NOTE: This post has been languishing in my Drafts for a good, long time. However, Google+ informed me today that my account there will be cancelled on Friday because my user name does not conform to their new requirements. I am not pleased.
What’s in a name? That which we call a rose
By any other name would smell as sweet;
So Romeo would, were he not Romeo call’d,
Retain that dear perfection which he owes
Without that title. Â Â Â Â Â â€”Wm. Shakespeare, Romeo and Juliet
I introduce myself as Wink.
You, assuming you misheard me, ask me to repeat my name.
I repeat it, and spell it out for clarification.
You (rudely, I might add) insist upon my telling you my “real” name.
Inwardly, I sigh.
I explain that Wink is my surname, really, truly. It’s been a nickname since I was a kid in part because, while it sometimes invokes this hassle of a conversation, it is still less arduous to deal with than my given name, which an alarming number of peopleÂ cannotÂ grasp. You then insist (again, here you are with the rudeness) that I tell YOU my given name, because you seem to want to prove that you are “better” than the majority of people who screw it up. At this point it’s not a fair fight, because this whole lead-in has warmed up your synapses so that youÂ concentrateÂ on it. I will tell you this: The most common annoyances include people mispronouncing it (sometimes over and over and over, requiring me to correct him/her Every. Single. Time.), or insisting thatÂ I’mÂ mispronouncing it (!!!), or misspelling it, or flat-out not comprehending it, or making up their own cutesy nicknames for it in spite of my protests, or peopleÂ asking if it’s my real name. Seriously, were you raised by gorillas?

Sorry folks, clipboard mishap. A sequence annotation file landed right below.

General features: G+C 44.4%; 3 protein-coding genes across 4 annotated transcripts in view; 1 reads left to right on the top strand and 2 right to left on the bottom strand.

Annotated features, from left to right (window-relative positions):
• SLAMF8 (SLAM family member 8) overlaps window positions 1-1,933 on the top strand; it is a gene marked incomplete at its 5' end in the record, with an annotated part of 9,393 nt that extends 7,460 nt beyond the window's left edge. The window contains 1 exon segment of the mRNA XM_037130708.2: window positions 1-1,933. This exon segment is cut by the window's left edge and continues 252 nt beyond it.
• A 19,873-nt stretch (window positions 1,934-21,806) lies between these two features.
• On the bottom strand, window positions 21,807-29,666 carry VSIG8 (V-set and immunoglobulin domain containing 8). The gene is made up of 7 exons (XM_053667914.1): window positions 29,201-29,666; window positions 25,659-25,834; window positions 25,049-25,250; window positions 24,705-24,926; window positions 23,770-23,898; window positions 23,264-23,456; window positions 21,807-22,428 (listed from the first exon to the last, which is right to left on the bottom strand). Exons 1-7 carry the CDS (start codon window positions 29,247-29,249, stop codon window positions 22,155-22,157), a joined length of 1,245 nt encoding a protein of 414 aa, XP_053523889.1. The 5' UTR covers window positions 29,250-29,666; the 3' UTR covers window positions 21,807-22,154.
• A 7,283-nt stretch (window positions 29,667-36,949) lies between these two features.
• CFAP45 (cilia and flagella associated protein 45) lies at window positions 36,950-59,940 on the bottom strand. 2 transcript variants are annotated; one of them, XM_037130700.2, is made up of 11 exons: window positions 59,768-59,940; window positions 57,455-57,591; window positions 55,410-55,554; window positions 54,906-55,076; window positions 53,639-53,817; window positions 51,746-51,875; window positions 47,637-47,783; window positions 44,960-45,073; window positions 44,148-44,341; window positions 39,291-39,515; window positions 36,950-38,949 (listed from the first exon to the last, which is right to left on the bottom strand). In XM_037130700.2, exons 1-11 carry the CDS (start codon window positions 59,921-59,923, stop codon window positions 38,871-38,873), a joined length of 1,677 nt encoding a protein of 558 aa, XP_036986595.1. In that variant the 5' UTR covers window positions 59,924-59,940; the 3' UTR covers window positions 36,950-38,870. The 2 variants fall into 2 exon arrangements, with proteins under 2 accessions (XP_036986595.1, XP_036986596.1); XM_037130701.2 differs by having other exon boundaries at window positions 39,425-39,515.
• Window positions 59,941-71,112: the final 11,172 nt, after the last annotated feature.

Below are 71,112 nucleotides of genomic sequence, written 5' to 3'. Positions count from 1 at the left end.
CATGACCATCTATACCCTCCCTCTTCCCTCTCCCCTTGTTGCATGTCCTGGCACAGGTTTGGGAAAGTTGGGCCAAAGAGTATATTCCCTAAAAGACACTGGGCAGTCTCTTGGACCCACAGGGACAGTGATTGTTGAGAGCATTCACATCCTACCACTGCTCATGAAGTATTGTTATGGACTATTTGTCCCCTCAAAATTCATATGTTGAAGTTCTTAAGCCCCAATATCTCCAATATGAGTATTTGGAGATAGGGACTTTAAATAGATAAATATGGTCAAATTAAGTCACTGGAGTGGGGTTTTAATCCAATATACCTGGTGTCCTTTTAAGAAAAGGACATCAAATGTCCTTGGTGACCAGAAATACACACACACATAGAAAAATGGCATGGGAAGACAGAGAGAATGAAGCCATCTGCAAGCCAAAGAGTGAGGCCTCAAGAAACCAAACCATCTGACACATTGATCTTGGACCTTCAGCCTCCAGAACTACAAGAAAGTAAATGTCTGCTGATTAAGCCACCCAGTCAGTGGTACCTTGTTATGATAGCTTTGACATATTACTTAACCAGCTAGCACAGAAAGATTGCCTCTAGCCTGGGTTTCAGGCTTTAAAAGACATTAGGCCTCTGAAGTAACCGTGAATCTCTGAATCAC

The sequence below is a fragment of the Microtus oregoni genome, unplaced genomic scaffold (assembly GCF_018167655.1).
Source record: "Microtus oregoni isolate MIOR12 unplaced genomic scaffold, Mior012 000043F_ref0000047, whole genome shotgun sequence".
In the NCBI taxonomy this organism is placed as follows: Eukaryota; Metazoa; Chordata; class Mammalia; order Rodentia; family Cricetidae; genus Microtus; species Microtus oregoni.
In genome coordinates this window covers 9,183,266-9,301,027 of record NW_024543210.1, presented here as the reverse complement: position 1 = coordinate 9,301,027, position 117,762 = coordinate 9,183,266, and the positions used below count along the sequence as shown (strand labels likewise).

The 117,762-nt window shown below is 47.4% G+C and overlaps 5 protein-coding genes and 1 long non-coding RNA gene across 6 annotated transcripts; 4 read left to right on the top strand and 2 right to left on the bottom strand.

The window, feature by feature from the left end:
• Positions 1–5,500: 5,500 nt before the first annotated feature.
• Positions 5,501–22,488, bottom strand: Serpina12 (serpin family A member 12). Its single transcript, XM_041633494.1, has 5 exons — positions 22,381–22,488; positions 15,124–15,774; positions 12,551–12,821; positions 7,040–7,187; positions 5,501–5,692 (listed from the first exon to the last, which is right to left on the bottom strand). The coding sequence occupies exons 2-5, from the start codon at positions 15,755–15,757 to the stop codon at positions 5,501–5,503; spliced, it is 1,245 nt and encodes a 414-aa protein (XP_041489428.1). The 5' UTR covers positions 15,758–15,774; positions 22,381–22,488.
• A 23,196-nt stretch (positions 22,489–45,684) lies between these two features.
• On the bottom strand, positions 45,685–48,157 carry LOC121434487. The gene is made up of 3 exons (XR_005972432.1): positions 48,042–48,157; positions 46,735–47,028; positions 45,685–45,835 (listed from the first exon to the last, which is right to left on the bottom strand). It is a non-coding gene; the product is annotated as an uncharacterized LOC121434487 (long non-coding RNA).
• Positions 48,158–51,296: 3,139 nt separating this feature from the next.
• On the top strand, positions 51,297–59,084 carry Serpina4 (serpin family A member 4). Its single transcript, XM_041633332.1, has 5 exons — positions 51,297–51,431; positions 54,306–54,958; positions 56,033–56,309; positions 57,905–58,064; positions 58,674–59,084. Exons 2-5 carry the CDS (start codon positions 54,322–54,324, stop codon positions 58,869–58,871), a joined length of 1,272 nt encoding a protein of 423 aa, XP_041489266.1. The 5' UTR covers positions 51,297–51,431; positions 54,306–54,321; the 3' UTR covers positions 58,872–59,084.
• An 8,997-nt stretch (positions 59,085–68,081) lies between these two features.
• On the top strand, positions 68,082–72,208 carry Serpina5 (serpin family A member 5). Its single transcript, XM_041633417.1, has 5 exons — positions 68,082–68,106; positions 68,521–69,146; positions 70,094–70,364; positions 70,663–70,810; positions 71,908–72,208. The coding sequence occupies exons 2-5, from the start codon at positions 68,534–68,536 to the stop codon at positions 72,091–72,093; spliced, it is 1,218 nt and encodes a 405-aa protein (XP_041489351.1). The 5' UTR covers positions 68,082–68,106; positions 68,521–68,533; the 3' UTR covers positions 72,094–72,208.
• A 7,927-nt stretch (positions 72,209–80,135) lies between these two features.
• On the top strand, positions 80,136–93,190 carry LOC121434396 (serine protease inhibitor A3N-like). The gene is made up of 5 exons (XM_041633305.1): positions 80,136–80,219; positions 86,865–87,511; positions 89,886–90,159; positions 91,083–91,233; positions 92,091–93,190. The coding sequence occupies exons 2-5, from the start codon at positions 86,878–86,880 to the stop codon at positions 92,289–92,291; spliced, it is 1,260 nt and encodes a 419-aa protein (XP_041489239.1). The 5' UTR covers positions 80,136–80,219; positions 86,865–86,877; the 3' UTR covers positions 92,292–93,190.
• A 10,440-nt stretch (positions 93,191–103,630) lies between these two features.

Most co-workers use my given name, and a few friends-who-used-to-be-coworkers-and-so-met-me-that-way. A couple of friends who met me THROUGH co-workers. People who met me in high school, which was the window of time between being called Little Wink and, once I grew taller than my sisterÂ andÂ we moved away from each other thus avoiding confusion, Wink. My surname-sharing family members typicallyÂ call me by my first initial.
This particular habit of not going by my legally-given name turns out to be a family tradition. Both of my grandfathers went by Bill, were legally William, but one was given the name Wolf at birth. My grandma Jo is legally Josie, but she feels it sounds too much like a nickname so she uses Josephine on things like her bank account. I’m told that my grandma Belle, whom everyone called Sisse, didn’t find out until she was 40 that the name on her birth certificate was actually Beulah. My mother has never liked her given name and was known as Cookie throughout her childhood, while I remember her being called Tige (a diminutive of her last name) when I was a kid.
Listen. It’s my name.Â Mine. Has been my whole life. Trust me when I tell you that it’s been a nuisance that I have dealt with for decades. Don’t get me wrong, it’s a lovely name. I wished it were different when I was a child, but I grew into it, as it were. Regardless,Â you insisting that it’s no big deal only adds to my hassle. So shut the hell up. Stop being rude. If I tell you my name is Petula Rufflebottompanties, please just say, “It’s nice to meet you.” Once you confirm the correct spelling.
This post is dedicated to all of my family members, both maternal and paternal, who bear unusual surnames; to my bestest cousin, who also has a lovely-but-pain-in-the-ass given name; as well as to my growing “collection” of friends with unusual given names who are SO OVER being mispronounced, misspelled, and misunderstood.